In the past days, Laban Konsyumer Inc. has received consumer requests for assistance. These are good materials to share through this column as the subject matters are varied and consumers can learn from them.
One request that I got was seeking assistance regarding inaccurate car loan computation from East West Bank. I asked the consumer to send the complaint to [email protected] , which was acknowledged promptly by ARTA. Said agency shall assist the consumer when the other agencies like BSP, the insurance company, the dealer of Toyota and the bank were not able to help the consumer on a simple matter.
Another consumer also reached out to me for help with their complaint involving Suzuki Motors Philippines.
The consumer wrote the company saying “I am strongly emphasizing that the very reason we bought a brand-new car is because we do not need to carry burden in spending money, specially P102,000 for car maintenance, do you get my point here? Who buys a brand-new car, and spend 100,000 for parts? Did I buy a second-hand car here? Absolutely not! I chose Suzuki with confidence that is economical and a quality car. However, what we feel and what we experience is totally otherwise, we are feeling disappointed, and really unhappy and unsatisfied, the car is less than 3 yrs old.”
The letter continued “We NEED a service; we go to work every day and now what? We commute? It is discomforting, we are still in pandemic and raining, we couldn’t use the car. What makes it more distressing, we are still paying the monthly amortization and the car is stagnant in the Casa and we do not get a clarity on how soon we can get back our car and to make the matter worst Suzuki Alabang is asking us to pay for P101,452.88 for parts, which is an internal issue. Is this for real?”
I advised the consumer to file the complaint with [email protected] so the parties will be called to mediation to settle the issues.
Another consumer also reached out to ask why his rates from Pampanga Electric Cooperative or PELCO were high, and we responded that on PELCO II, data from this webpage (https://pelco2.com/content/kX7rbq7G/Rates) shows that the electric cooperative buys around 40 percent of electricity from the spot market or WESM.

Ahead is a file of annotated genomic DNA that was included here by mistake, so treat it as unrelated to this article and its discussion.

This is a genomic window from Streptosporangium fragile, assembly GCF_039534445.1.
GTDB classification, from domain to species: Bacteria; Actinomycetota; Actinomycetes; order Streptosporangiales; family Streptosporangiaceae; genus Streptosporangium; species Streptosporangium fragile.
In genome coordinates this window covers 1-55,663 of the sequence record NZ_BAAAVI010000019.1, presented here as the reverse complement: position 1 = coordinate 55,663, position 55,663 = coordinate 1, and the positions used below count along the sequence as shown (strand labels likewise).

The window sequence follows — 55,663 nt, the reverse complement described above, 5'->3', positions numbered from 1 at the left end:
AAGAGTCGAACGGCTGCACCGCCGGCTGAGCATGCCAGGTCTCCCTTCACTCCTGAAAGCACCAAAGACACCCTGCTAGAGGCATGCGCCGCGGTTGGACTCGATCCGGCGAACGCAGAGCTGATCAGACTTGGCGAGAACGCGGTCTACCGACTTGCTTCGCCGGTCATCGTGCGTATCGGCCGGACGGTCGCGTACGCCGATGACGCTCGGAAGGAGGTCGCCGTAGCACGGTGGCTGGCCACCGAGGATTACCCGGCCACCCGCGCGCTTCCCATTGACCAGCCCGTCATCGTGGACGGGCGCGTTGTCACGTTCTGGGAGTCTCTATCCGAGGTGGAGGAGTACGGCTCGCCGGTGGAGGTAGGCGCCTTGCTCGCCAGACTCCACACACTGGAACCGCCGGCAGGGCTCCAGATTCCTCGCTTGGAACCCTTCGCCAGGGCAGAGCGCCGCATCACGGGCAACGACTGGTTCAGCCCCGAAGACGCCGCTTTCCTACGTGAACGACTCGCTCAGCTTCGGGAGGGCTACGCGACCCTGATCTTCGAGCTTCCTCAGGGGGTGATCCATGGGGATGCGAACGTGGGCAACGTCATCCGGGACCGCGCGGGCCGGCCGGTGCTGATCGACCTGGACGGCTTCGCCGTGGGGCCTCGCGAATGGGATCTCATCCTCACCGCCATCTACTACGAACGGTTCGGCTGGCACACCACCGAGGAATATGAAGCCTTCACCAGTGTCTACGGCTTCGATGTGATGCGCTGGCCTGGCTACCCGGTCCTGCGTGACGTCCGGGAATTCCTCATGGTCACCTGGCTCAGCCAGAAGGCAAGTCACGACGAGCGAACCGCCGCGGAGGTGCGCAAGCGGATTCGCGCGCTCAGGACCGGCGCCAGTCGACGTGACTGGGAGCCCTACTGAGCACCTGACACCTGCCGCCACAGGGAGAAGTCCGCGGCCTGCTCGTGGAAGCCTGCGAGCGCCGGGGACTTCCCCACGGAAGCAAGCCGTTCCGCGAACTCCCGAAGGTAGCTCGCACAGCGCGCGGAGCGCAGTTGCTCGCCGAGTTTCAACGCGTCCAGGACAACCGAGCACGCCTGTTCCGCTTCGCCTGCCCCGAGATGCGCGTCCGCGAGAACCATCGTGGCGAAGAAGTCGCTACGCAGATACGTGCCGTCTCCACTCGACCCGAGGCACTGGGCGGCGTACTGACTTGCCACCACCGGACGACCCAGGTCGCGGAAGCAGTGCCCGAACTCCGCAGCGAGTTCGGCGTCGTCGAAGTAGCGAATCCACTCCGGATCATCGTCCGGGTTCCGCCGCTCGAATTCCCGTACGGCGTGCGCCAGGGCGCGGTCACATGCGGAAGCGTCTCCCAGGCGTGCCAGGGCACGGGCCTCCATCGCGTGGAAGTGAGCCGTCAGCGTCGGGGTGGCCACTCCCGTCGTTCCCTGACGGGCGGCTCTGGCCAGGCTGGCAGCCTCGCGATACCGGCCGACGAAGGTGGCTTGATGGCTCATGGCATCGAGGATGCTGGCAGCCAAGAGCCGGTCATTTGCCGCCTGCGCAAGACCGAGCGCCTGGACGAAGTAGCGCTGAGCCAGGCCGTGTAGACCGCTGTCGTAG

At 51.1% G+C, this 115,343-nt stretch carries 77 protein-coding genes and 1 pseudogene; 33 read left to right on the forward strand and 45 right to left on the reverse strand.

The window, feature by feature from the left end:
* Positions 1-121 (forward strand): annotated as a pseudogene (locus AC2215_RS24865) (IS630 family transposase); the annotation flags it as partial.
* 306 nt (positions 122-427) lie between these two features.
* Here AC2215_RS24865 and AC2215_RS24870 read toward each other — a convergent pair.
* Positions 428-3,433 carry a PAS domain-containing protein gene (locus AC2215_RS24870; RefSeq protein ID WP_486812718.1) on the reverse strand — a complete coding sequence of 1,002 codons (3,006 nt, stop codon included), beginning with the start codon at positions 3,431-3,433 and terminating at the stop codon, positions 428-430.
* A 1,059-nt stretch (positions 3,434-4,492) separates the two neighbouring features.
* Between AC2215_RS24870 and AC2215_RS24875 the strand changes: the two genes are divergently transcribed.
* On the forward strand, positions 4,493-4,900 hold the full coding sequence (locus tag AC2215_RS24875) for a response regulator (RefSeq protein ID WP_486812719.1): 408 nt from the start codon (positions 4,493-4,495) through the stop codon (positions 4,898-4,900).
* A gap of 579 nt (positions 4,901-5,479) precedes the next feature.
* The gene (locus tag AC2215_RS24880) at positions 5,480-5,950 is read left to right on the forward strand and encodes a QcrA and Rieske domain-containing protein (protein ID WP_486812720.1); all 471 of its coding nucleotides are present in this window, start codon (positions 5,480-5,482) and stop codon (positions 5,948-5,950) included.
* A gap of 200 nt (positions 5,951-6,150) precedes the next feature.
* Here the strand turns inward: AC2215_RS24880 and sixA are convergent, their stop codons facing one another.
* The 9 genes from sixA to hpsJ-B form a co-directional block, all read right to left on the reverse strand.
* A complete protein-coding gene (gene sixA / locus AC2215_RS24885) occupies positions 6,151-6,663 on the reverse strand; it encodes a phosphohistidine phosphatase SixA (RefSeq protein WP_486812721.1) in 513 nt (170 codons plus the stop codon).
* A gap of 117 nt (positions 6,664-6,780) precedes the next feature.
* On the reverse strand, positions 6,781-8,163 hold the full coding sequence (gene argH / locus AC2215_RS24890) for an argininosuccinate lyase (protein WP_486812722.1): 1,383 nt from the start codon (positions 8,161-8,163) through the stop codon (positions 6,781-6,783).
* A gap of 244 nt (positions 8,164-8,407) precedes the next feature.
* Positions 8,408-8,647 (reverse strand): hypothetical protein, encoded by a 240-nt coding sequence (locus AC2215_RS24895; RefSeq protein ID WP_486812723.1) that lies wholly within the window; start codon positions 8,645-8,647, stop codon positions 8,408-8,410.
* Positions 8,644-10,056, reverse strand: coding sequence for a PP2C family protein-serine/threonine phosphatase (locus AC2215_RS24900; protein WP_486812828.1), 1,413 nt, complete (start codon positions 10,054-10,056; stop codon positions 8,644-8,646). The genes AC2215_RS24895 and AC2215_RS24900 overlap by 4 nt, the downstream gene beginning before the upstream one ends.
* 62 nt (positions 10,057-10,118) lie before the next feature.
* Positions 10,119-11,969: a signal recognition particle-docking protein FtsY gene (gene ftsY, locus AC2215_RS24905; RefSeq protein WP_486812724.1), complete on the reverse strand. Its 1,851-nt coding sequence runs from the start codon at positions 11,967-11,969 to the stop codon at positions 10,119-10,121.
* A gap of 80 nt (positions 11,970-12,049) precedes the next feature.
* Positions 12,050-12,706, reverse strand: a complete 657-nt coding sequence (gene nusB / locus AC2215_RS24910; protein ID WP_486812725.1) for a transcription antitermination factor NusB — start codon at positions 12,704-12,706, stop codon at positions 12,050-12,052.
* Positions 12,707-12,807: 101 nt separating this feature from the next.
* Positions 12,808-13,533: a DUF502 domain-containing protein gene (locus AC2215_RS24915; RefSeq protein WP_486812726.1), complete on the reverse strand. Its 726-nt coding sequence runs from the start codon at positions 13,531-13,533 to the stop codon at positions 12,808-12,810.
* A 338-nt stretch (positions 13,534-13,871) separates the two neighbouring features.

Thus, when WESM charges went up from April to May due to the tight supply conditions, PELCO II’s generation charges went up from May 2021’s P4.71/kWh to June 2021’s P6.68/kWh (or by around P1.97/kWh). With VAT, the rate impact of the generation charge increase would be closer to P2.20/kWh. This would be close to the figures mentioned in the complaint.
Another consumer informed me about his repair experience in Carrier aircon units. The consumer said that “While it is to be expected that manufacturer accredited service providers may cost more than non-accredited ones, what is a reasonable premium to their service charges? What profit or handling premium are they allowed to add to the cost of parts procured? And can this handling premium be made transparent to the customer? Note this way the customer knows the source and the genuineness of the parts.”
The consumer raised a good point in asking “Can Carrier and other appliance brands be encouraged to provide more reasonable parts warranty on new units and repaired units? I recall Carrier became market leader in the air conditioning business in the 70/80s because of the long 10-year warranty on compressors. By lengthening warranty period on parts, use of fake and inferior ones are discouraged. And the load to the environment in disposing of these parts is directionally lessened. Can Carrier and other appliance brands be encouraged to provide better labor warranty, especially work done by accredited service providers? This way our service technicians would be encouraged to be the best in their field. And lots of customer frustrations and blood pressure rise would also be averted. Can Carrier and other appliance brands accredited service providers be required to submit complete written quotations for service or repairs to be made, to include timeline, especially the non-routine types? I think the consumer has the right to examine and judge the reasonableness of the quote.”
Another consumer from Cebu bought a defective insulin pen and the pharmacy gave the consumer a hard time to provide a replacement item. I advised the consumer that under the Consumer Act, the pharmacy should replace a defective item. In turn, the pharmacy can seek reimbursement from its distributor or suppler.
In connection with these consumer complaints, my sources informed me that due to the volume, the turn around time for resolution of complaints is a minimum of thirty (30) days, whereas under the Citizens Charter, complaints such as these should be resolved in less than ten (10) days . Laban Konsyumer therefore calls on merchants to promptly honor their liabilities under the Consumer Act.
(These complaints were received from Messrs. Al Trio, Hero Velarde, Enrico Medina, Norman Manago and Jonathan Nuguid).
Atty. Vic Dimagiba, AB, LLB, LLM
President of Laban Konsyumer Inc., a full term member of Consumers International
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